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The Minister launches Ireland’s Chairmanship of the OSCE Forum for Security Co-operation

The Minister for Foreign Affairs, Mr Micheál Martin T.D., is in Vienna today (Wednesday 8 September) to launch Ireland’s chairmanship of the Forum for Security Co-operation, a subsidiary body of the Organization for Security and Cooperation in Europe (OSCE).

While in Vienna, the Minister will also meet with the Austrian Foreign Minister, Mr Michael Spindelegger, and with the Director General of the International Atomic Energy Agency (IAEA), Mr Yukiya Amano. The discussions with his Austrian counterpart will cover a range of topics, including developments in the Middle East, UN reform and EU affairs. With Mr Amano, Minister Martin will discuss the work of the IAEA and the latest developments with regard to the Iran nuclear issue.

The FSC meets in Vienna to discuss and make decisions on aspects of security in the OSCE region, in particular arms control and confidence and security-building measures. Ireland’s chairmanship of this body will run for four months until the end of December. In 2012 Ireland will be assuming the chairmanship of the entire organisation.

The Minister’s address to the Forum will lead on the theme of disarmament, paying particular attention to Ireland’s achievement in brokering an international agreement prohibiting the use of cluster munitions. The issue of disarmament and the protection of civilians caught up in armed conflict have always been core priorities in Irish foreign policy. An international diplomatic conference which the Irish Government hosted and chaired in Dublin in 2008 succeeded in negotiating and adopting a Convention on Cluster Munitions which entered into force in August this year.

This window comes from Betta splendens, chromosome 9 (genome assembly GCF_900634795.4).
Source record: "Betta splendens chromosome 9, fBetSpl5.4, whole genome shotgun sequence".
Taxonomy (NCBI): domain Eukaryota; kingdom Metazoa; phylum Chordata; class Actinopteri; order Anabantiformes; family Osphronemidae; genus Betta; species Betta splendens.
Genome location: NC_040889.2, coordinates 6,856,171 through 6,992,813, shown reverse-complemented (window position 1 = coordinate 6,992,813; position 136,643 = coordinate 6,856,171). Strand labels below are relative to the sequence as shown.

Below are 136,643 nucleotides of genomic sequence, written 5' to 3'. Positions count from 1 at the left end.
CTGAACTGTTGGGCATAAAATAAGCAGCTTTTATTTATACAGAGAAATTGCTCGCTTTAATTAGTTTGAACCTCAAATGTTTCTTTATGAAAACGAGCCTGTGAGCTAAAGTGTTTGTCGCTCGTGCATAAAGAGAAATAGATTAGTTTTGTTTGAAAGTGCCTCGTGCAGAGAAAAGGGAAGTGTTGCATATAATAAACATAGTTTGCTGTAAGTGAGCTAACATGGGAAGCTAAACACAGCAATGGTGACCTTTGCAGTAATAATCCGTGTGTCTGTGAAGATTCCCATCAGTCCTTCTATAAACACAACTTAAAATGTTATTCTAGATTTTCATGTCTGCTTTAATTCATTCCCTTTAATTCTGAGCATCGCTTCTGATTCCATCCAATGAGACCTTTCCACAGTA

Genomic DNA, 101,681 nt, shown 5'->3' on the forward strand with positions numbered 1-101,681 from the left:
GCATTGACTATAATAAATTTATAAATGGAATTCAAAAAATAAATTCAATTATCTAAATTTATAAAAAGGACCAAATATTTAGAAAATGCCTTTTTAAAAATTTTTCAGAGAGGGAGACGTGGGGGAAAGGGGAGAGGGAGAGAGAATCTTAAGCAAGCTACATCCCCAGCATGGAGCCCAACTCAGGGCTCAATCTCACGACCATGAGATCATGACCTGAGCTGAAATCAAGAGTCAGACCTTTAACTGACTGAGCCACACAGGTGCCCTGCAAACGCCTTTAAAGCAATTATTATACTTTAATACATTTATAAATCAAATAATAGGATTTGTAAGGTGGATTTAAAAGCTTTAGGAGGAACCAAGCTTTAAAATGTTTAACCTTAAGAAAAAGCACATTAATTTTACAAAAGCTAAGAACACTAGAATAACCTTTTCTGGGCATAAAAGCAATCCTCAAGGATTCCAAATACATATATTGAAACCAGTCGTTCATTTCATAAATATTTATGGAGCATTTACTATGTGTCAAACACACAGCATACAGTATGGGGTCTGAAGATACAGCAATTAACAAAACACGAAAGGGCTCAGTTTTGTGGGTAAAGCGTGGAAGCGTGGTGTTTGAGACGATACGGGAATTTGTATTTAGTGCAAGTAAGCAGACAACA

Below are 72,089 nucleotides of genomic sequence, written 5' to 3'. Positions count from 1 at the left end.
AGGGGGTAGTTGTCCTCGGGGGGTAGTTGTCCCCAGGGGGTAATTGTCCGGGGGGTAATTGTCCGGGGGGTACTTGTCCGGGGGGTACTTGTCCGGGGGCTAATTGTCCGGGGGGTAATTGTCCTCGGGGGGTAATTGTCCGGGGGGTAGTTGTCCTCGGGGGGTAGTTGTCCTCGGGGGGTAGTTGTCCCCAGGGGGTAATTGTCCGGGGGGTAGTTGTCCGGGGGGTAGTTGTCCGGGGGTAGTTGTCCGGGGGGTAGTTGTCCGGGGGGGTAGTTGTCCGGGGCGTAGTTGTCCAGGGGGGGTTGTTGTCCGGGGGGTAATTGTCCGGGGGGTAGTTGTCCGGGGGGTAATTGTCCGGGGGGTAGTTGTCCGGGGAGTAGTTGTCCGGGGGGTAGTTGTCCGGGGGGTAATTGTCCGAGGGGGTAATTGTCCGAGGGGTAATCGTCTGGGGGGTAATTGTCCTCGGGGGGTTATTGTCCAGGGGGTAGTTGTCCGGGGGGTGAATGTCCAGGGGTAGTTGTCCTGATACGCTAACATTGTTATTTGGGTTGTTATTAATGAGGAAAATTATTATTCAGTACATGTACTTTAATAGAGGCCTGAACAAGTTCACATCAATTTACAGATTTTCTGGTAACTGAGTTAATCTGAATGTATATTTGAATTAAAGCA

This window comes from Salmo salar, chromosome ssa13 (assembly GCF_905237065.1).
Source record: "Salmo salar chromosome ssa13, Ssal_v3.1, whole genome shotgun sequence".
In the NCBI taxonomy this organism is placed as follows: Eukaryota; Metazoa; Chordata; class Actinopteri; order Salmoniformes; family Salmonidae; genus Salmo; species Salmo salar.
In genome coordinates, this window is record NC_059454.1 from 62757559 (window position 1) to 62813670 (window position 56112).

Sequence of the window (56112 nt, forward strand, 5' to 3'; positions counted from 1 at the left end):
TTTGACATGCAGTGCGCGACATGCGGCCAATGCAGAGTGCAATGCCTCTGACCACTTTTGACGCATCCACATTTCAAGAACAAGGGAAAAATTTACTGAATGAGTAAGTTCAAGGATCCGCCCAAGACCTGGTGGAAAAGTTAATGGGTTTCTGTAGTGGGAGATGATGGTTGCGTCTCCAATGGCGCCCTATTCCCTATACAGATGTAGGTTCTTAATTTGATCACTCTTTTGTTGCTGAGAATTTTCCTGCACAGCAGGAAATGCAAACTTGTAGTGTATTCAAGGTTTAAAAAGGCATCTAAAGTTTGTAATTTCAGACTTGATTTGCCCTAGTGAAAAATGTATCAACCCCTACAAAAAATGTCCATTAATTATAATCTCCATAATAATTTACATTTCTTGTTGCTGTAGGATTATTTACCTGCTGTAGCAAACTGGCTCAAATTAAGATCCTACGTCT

The Minister will be noting the multiple challenges faced by all members of the OSCE - from terrorism and trafficking to climate change; from dealing with remnants of war to stockpile management; and from the proliferation of small and light weapons to the abuse of human rights. He will say that “We will only address these challenges if we work together in cooperation and across all dimensions”. Ireland will use its chairmanship of the FSC to further this cooperation and to prepare for a successful OSCE Summit in December.

Note for Editors:

OSCE: The Organisation for Security and Cooperation in Europe (OSCE) is an intergovernmental regional security organisation comprising 56 States from Europe, Central Asia and North America.

The organisation deals with a wide range of security issues, including arms control, preventive diplomacy, confidence and security building measures, human rights, election monitoring and economic and environmental security.

Forum for Security Cooperation (FSC)

The Forum for Security Cooperation (FSC) is one of two Vienna-based decision-making bodies of the OSCE, the other being the Permanent Council (PC). The role of FSC is to take decisions regarding aspects of security in the OSCE area, in particular confidence and security building measures (so-called CSBMs), in order to reduce the risk of conflict.

Examples of work that the FSC deals with are agreements on exchanging information concerning their military forces (the so-called “Vienna Document”), promoting the non-proliferation of weapons of mass destruction, improving the control of small arms and light weapons, from production to storage and destruction, and dealing with stockpiles of conventional ammunition. In recent years, issues such as gender and security and human rights in defence forces have assumed a higher profile.

Ireland will chair the Forum for four months, from September to December 2010. This is the first occasion that Ireland will chair the body.

Ireland’s Chairmanship of the OSCE in 2012

It was agreed by consensus at the OSCE Ministerial meeting in Athens in December 2009 that Ireland will chair the OSCE in 2012.  This is a significant event for Irish foreign affairs, as Ireland has never previously held the Chair of the Organisation.   As Chairman, the responsibilities of the Minister will include chairing meetings, co-ordinating the work of the OSCE institutions, representing the OSCE in various contexts and supervising activities relating to conflict prevention, post-conflict rehabilitation and providing leadership when crises arise, such as in Georgia in 2008 and in Kyrgyzstan this year.